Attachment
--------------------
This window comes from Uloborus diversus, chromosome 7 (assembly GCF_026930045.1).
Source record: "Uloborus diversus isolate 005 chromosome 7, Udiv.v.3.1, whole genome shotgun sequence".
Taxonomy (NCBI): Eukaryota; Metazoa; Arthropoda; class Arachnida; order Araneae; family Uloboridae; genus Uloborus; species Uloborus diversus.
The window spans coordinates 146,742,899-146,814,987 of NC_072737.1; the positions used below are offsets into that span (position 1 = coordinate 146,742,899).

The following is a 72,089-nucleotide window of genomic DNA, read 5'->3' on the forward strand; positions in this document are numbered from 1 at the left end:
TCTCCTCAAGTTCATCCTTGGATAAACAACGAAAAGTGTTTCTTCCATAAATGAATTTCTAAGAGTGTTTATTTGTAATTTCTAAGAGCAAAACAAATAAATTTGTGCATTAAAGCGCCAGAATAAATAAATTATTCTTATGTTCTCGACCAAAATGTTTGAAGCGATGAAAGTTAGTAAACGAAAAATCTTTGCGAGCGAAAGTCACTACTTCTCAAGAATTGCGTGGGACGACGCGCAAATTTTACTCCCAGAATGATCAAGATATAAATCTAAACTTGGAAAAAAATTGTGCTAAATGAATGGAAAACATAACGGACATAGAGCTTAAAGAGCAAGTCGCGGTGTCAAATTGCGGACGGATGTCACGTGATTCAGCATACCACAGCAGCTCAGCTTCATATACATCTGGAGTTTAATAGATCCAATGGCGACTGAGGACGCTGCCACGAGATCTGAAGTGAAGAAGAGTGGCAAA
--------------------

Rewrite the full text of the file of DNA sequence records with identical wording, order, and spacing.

This window comes from Uloborus diversus, chromosome 7 (assembly GCF_026930045.1).
Source record: "Uloborus diversus isolate 005 chromosome 7, Udiv.v.3.1, whole genome shotgun sequence".
Taxonomy (NCBI): Eukaryota; Metazoa; Arthropoda; class Arachnida; order Araneae; family Uloboridae; genus Uloborus; species Uloborus diversus.
The window spans coordinates 146,742,899-146,814,987 of NC_072737.1; the positions used below are offsets into that span (position 1 = coordinate 146,742,899).

The following is a 72,089-nucleotide window of genomic DNA, read 5'->3' on the forward strand; positions in this document are numbered from 1 at the left end:
TCTCCTCAAGTTCATCCTTGGATAAACAACGAAAAGTGTTTCTTCCATAAATGAATTTCTAAGAGTGTTTATTTGTAATTTCTAAGAGCAAAACAAATAAATTTGTGCATTAAAGCGCCAGAATAAATAAATTATTCTTATGTTCTCGACCAAAATGTTTGAAGCGATGAAAGTTAGTAAACGAAAAATCTTTGCGAGCGAAAGTCACTACTTCTCAAGAATTGCGTGGGACGACGCGCAAATTTTACTCCCAGAATGATCAAGATATAAATCTAAACTTGGAAAAAAATTGTGCTAAATGAATGGAAAACATAACGGACATAGAGCTTAAAGAGCAAGTCGCGGTGTCAAATTGCGGACGGATGTCACGTGATTCAGCATACCACAGCAGCTCAGCTTCATATACATCTGGAGTTTAATAGATCCAATGGCGACTGAGGACGCTGCCACGAGATCTGAAGTGAAGAAGAGTGGCAAA